Visual- A photo (see above photo), video, or whiteboard drawing will supply the visual information of what the coach wants from the defensive system. Make it clear how the CB and RB need to work together and change court positions to defend the area behind the small blocker.
Auditory- verbally review the information with players individually (preferable) or as a group. For a coach to verbally present the needed information is easy. However, I would also have a player(s) repeat the critical aspects of the defense to the coach or the team. Players would be responsible for knowing the defensive duties of all the players on the court.
Reading/Writing- There is significant research that would indicate the process of writing what you want to remember is the best way to recall the information. When I was with the USA U-18 teams, every player had a notebook and pen to take notes of all the information presented. Coaches would review the notes taken and ask questions to players, ensuring the material is understood. There was also a Q&A with all the players to have them verbalize their understanding of the material. Using the example above, we would present the defensive adjustment, in what situations would the adjustment be made, and have the player write the information and then draw out on the whiteboard the duties of each of the defensive players.
Kinesthetic- on the court, take the player and place them on the court to defend behind the small blocker. Emphasize the movements from the base position, then moving to dig behind the small block, the visual cues involved, and the duties of all the defenders. Then, drill the defense in live situations where the players must defend an attack going over the small block. The coach can stand behind the MB player to observe the movements and perhaps guide them manually to the desired location.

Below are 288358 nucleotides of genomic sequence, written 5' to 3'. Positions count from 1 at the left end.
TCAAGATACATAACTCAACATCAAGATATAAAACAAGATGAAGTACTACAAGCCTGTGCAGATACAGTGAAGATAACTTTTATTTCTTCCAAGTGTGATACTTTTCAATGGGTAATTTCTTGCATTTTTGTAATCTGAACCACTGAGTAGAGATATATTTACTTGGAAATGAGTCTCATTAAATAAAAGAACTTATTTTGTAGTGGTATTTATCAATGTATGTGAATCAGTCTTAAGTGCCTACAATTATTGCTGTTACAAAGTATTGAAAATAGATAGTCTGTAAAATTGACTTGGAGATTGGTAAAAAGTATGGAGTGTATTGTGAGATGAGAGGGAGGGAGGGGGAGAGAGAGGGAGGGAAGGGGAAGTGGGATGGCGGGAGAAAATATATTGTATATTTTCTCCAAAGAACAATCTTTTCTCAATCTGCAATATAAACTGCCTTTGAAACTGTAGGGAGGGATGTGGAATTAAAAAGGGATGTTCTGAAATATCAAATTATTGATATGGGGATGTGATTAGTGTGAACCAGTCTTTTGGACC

I have found the best way for players to remember is to incorporate all the components of VARK. However, remember, there are many learning styles “out there.” Unfortunately, in many coaching situations, a coach will present information using one, maybe two of the styles in VARK. It is a mistake for the coach to only present the information in a manner the coach prefers instead of what the players require.
The coach needs to bring energy to the process and exhaust every avenue to ensure the players know the needed information and take this knowledge onto the court. There is no magic to being able to transfer information to the student. To touch all the bases of the learning styles, the coach must put forth the effort to meet the needs of all the students.
In the video below, former Ohio State football coach, Urban Meyer, talks about “direct teaching” and the expected effort of every coach on his staff. What I like about the approach of Coach Meyer is he places the responsibility of learning in the hands of the coach, not the player.
I would encourage all coaches to use an “all of the above” approach to how they present information to their team. Different players will react to some styles better than others. So, use all the available styles in your teaching methods. In addition, take responsibility for the results. If what you are doing is not working, don’t be afraid to “blow up” the methods you are using and try another form of teaching. The students deserve our best efforts.